The most powerful man on Earth let out a primal scream last week while talking about the office of Veterans Affairs.

He’s not the only one screaming, but his screams pack a lot more punch than yours and mine and the thousands — tens of thousands? — of veterans in Northeast Ohio who have felt jerked around by the VA.

Few complaints I’ve heard are as troubling as the one Barack Obama said he “will not stand for” — allegations that VA officials delayed treatment for returning service members in an attempt to improve their facility’s track record.

One report said as many as 40 veterans died while on the wait list at a VA center in Phoenix as the hospital tried to hide a long backlog of cases.

Long backlogs are not the least bit surprising to those of us who have heard numerous stories about the way the VA in our area seems to butcher relatively simple matters.

A few days before the president spoke, I received an email from Dean Ab-Hugh, who lives in the little Wayne County town of Apple Creek.

I have never met the man, but I know from exchanging occasional emails over the years that he’s a clever guy with a great sense of humor and no tolerance for BS. He brought me a VA experience brimming with the latter.

Ab-Hugh’s ears are shot. During 20 years in the Navy, two of them in Vietnam, he was exposed to too many decibels while working around jets and explosives. So, recently he headed to the VA in Canton, where, he reports, the folks were “really nice.”

“They scheduled a hearing test in Cleveland, and the people in the office and doing the testing in Cleveland were also very nice and professional.

“I got my hearing aid and was told to file for disability — not for the money, but because then the VA would supply my batteries, etc.”

He filed, attaching a copy of his discharge medical record showing the hearing loss, and soon was fitted for a hearing aid. Here’s what happened next.

•?He received a letter from the VA in Cleveland saying he would have to report for a scheduled hearing test. He wrote back and said he had already taken the test, qualified for help and received his hearing aid.

•?A month later, he got another letter from the VA in Cleveland, this one telling him he had to go to Parma for a scheduled hearing test. He promptly repeated his original response.

•?He then got another letter from the VA in Cleveland, this one saying he was scheduled for a hearing test in Cleveland, and if he didn’t come, his disability papers could be revoked. Once again, he sat down and batted out a letter saying he had taken the test and was already wearing his aid.

•?Finally, figuring nothing he did with his keyboard would make any difference, he moved his fingers to his phone, calling the VA’s “consumer affairs” line in Cleveland. He called several times, each time being routed to “a phone that is probably buried in an abandoned missile silo somewhere in Kansas, because nobody ever answers the phone, nor do they respond to your inquiry.”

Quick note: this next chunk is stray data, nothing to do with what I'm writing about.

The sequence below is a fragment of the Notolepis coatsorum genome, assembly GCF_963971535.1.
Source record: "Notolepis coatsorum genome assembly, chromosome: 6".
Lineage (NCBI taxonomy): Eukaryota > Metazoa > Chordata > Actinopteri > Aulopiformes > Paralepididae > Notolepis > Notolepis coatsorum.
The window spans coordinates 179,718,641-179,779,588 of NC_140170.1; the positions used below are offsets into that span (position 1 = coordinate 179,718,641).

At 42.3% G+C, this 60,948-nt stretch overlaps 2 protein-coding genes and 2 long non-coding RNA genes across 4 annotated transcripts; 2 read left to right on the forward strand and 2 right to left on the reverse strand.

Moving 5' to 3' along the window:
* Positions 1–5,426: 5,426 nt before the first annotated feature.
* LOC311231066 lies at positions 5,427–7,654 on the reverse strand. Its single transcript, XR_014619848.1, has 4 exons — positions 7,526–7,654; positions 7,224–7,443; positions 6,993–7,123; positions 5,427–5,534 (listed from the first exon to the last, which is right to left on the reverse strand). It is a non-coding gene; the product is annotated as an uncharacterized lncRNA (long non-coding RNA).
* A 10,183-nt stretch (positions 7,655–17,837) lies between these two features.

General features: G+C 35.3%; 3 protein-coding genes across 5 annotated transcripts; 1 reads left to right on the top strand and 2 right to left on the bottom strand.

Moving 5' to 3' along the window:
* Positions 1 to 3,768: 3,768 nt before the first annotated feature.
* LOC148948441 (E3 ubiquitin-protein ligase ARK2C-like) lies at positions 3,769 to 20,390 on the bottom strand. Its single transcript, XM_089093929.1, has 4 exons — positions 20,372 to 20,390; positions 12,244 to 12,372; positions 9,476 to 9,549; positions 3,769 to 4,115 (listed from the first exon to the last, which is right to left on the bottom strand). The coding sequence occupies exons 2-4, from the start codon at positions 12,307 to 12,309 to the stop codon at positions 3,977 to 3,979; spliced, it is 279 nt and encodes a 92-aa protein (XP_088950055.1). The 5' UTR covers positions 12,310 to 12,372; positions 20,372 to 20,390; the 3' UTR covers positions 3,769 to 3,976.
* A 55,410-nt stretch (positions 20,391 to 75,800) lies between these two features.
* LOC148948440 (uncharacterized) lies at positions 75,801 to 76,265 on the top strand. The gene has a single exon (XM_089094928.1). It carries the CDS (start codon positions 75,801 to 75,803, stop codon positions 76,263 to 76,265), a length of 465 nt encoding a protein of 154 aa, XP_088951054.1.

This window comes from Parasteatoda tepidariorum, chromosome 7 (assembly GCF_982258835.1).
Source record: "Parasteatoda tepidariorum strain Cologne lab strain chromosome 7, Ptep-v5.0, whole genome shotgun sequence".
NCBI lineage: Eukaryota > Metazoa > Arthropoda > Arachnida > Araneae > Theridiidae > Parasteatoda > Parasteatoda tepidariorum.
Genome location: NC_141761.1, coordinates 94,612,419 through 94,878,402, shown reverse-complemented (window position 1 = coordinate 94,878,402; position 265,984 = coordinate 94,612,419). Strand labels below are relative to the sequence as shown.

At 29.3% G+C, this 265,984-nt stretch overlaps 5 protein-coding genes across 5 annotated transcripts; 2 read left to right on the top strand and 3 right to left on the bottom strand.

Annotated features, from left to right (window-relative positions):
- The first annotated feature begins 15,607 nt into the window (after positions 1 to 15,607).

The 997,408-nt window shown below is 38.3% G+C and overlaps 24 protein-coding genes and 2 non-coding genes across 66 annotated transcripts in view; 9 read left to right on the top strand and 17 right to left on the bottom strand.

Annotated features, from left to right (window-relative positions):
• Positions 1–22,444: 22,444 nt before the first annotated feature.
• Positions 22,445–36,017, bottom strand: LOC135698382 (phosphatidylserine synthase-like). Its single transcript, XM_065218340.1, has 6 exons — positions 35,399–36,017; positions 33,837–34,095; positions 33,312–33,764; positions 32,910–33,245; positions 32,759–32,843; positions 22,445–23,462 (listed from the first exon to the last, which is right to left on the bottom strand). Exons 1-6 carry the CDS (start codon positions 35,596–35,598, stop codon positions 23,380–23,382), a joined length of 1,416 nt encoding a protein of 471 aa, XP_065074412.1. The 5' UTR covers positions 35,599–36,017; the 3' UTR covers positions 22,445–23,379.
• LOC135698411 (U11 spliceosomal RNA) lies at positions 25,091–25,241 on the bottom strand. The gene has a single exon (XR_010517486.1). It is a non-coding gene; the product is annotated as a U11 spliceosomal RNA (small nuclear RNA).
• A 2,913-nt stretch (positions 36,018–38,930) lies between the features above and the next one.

Ab-Hugh was just getting warmed up.

“The main problem with the VA lies with the troglodytes and cretins in the back rooms, who routinely send out form letters to increase their own paperwork and validate their job status. In no case is their name and phone number on the paperwork that they send out. …

“I’m convinced that every letter veterans send to the VA goes directly to a shredder.”

His suggested solution probably isn’t practical, but typing it was no doubt cathartic:

“What the VA in general needs is a match to burn all of their form letters, a toilet plunger to flush all of the brain-dead employees out of the offices and a requirement that every letter and form sent out have the actual name and phone number of the person sending it.”

The last part of his rant raises an excellent point. Why can’t a government employee who sends orders to a citizen include his or her name and contact information?

If that were the case, the veteran wouldn’t have to bring somebody new up to speed every time he called or wrote, and VA employees wouldn’t have to start from scratch with every phone call or letter.

Of course, not including the writer’s name and number makes life easier for employees hoping to dodge any chaos they might have wrongly wrought. But I’m pretty sure that’s not supposed to be the goal.

Fixing the VA will require a whole lot more than that, of course. But let’s start small. Let’s have local VA employees put their names on letters to local veterans. Any problem with that?

Holly Barnett-Reba, the spokeswoman for the Regional VA Benefits Office in Cleveland, did not respond to my inquiry.

Probably too busy generating unsigned paperwork.

Bob Dyer can be reached at 330-996-3580 or bdyer@thebeaconjournal.com. He also is on Facebook at www.facebook.com/bob.dyer.31.